Approaching the McKenzie Pass--the trees have gotten stumpy as our altitude has increased, and there are clumps of snow on the side of the road!
Black lava and a view of Belknap Crater (our trail leads us to a little lump off to the right called Little Belknap Crater). The razor sharp volcanic rock probably took 2 years of life off of my poor hiking boots, the rolling bits of it definitely challenged my ankles, and my hands are shredded from catching myself on sharp outcroppings as I stumbled, and from pawing at beautiful, sparkling bits of lava with my Rockhounding Mama. We didn't bring Lucius on this hike, because this stuff is really hard on dog feet. Maybe we'll get him some booties before next time.
Surprising snow... E was interested in glissading on his butt whenever possible and put on a good show of climbing to the top of this hill and careening down at lightning speed on his ass just as a bunch of civilized looking hikers passed by. I pretended not to know him.
My parents in the lava field, with two of the three sisters in the background. You can't tell from this photo... but my Rockhounding Mama has about 50 pounds of "Take Home Rocks" in her backpack. And this is on the way UP. It was surely 250 pounds by the time we reached the car. As you might imagine, she has bulging Rockhounding Muscles.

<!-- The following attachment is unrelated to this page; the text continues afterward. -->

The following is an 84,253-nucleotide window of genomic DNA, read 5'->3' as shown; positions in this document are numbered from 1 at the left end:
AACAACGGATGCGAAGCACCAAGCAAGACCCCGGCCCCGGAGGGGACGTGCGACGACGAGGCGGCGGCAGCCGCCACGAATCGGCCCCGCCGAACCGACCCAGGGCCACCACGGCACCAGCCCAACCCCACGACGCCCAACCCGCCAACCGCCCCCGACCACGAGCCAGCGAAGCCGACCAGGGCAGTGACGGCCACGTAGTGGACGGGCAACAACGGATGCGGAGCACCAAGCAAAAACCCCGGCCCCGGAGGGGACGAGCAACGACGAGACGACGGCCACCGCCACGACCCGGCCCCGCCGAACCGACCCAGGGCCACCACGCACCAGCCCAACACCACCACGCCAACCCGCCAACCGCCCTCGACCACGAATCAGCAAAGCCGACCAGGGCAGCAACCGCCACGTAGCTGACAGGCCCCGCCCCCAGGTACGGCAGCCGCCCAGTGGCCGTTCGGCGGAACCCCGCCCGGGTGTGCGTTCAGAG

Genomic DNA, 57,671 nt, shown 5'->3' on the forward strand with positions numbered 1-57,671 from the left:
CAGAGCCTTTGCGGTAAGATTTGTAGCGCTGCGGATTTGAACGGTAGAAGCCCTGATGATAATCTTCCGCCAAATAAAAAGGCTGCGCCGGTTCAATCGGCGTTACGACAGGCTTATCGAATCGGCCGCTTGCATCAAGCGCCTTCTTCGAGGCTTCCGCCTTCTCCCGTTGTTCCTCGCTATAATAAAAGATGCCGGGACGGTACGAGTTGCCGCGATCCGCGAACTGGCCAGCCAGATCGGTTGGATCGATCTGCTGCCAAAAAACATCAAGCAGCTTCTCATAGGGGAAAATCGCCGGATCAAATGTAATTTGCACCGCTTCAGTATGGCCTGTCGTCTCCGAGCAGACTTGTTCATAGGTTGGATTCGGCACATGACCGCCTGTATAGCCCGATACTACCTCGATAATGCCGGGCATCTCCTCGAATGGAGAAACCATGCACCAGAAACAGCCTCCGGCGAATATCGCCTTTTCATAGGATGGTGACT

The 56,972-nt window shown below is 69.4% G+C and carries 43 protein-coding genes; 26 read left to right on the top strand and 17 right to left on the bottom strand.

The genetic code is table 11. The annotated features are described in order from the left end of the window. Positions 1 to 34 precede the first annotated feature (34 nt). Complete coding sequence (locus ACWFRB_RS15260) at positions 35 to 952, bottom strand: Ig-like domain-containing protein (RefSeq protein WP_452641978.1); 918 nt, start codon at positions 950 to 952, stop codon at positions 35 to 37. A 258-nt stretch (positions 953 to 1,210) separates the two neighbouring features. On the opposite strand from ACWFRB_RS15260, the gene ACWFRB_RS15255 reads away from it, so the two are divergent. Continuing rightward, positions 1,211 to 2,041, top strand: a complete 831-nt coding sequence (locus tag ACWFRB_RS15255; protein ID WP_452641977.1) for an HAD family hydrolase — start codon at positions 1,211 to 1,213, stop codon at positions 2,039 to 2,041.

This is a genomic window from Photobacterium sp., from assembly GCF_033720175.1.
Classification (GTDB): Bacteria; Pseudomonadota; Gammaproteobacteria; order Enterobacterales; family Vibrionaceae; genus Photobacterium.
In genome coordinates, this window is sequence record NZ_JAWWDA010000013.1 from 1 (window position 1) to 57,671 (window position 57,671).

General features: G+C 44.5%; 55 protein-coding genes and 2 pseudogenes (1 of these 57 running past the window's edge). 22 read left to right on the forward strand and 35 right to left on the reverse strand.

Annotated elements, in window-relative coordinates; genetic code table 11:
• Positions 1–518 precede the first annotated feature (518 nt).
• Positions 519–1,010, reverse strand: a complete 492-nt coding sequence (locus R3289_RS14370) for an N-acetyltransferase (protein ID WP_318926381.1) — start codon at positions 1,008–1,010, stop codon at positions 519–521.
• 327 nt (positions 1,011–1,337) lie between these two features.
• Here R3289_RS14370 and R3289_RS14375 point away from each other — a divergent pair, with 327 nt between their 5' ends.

A view of pointy Mt. Washington (7794 ft) from the top of Little Belknap (about 6300 ft). Just to the right of Mt. Washington (without snow) is Three Fingered Jack (7844 ft), which my dad consistently misremembered as "Snaggle Toothed Billy" (I might like that better!) The snowy peak to the far right is Mt. Jefferson (10497 ft).
The top of Little Belknap was a beautiful terra cotta red... and the landscape in general looked like something from outer space. I've never seen anything like it. Near the summit of Little Belknap there was a lava tube (which I didn't manage to get a good picture of), that led straight down to the bowels of the earth. It was terrifying, and of course E teetered right on the edge of it, aiming his camera down into the abyss.
It was a hot hike--bright sun and black rocks radiating heat. And yet there were many fields of snow all around us. My mom and I would grab handfuls of it and dribble cold water down our backs to cool down. I tried dribbling some ice down E's back, but he shrieked and skittered away from me on the sharp rocks. I thought I was being nice!
Beautiful speckles of colorful plant life could be seen here and there in the lava fields--it was always such a surprise and delight to come upon these hardy plants. The trees seemed not to do so well, though...